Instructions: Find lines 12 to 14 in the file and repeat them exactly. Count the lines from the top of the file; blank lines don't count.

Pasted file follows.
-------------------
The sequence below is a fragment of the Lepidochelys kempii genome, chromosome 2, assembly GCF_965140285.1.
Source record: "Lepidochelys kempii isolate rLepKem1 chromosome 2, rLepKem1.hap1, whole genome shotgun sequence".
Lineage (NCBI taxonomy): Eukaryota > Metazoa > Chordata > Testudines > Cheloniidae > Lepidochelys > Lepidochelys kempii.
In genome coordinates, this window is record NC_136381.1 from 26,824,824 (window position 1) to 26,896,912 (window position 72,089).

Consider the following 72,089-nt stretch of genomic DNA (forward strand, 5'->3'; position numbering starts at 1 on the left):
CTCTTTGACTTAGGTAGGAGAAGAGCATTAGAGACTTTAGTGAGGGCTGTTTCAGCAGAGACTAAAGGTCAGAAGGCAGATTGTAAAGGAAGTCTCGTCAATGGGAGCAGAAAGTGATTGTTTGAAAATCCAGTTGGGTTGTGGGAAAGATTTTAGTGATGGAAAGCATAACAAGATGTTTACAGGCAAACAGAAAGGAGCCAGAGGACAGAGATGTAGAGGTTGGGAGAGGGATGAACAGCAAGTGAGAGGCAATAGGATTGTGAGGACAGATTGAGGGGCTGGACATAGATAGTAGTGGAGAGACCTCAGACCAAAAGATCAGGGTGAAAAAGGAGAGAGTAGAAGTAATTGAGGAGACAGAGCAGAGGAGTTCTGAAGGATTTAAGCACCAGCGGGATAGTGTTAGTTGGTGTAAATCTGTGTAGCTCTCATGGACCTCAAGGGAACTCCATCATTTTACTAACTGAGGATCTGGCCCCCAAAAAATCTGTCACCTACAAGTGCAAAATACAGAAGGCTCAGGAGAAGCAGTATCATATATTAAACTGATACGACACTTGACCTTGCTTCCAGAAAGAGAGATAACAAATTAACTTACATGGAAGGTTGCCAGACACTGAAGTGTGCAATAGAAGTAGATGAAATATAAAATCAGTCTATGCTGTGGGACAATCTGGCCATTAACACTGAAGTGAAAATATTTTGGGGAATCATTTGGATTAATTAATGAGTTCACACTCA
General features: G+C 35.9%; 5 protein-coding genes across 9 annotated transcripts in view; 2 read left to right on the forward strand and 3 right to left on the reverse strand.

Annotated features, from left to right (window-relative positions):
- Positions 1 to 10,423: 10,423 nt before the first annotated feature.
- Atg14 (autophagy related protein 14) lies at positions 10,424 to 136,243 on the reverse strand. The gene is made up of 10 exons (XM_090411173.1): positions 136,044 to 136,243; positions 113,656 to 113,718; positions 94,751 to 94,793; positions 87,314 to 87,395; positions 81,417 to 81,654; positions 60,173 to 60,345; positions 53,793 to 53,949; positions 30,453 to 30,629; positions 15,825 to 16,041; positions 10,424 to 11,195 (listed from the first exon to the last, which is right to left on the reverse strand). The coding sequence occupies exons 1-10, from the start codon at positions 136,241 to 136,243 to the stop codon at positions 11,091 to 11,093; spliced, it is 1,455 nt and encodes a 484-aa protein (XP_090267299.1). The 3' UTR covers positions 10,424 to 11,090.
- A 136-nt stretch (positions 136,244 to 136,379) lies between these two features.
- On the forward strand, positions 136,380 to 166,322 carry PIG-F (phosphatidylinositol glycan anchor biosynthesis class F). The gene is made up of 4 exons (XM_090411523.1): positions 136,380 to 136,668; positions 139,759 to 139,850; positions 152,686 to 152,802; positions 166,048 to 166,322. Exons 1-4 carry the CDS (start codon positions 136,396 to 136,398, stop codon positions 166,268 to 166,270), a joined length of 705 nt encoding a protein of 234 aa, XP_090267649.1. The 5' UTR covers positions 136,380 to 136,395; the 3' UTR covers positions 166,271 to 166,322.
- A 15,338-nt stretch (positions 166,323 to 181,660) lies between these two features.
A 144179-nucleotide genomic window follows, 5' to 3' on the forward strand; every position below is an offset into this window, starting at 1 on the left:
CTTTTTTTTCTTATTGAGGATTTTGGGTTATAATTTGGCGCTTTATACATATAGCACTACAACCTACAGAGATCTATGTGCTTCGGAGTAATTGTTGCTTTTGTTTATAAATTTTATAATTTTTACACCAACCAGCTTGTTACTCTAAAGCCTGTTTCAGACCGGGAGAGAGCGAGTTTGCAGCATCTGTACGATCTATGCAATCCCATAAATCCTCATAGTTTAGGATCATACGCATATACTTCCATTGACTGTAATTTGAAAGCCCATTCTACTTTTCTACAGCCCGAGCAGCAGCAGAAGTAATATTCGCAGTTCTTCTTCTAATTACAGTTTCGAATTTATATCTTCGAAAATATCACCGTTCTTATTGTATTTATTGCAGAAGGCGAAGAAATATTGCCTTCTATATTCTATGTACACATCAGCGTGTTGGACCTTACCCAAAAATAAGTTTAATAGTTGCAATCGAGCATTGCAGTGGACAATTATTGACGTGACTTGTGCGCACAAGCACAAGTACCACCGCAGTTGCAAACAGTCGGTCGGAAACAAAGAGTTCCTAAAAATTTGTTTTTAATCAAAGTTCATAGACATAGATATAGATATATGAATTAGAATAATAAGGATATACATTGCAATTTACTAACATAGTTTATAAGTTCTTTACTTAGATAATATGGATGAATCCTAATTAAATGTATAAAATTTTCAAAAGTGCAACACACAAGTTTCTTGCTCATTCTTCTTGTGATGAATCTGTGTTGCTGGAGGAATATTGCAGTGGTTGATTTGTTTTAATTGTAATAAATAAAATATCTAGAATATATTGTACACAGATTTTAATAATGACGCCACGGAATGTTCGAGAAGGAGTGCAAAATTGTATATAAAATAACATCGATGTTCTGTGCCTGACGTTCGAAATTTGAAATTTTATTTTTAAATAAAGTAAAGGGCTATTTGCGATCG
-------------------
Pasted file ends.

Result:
- On the forward strand, positions 136,380 to 166,322 carry PIG-F (phosphatidylinositol glycan anchor biosynthesis class F). The gene is made up of 4 exons (XM_090411523.1): positions 136,380 to 136,668; positions 139,759 to 139,850; positions 152,686 to 152,802; positions 166,048 to 166,322. Exons 1-4 carry the CDS (start codon positions 136,396 to 136,398, stop codon positions 166,268 to 166,270), a joined length of 705 nt encoding a protein of 234 aa, XP_090267649.1. The 5' UTR covers positions 136,380 to 136,395; the 3' UTR covers positions 166,271 to 166,322.
- A 15,338-nt stretch (positions 166,323 to 181,660) lies between these two features.
A 144179-nucleotide genomic window follows, 5' to 3' on the forward strand; every position below is an offset into this window, starting at 1 on the left: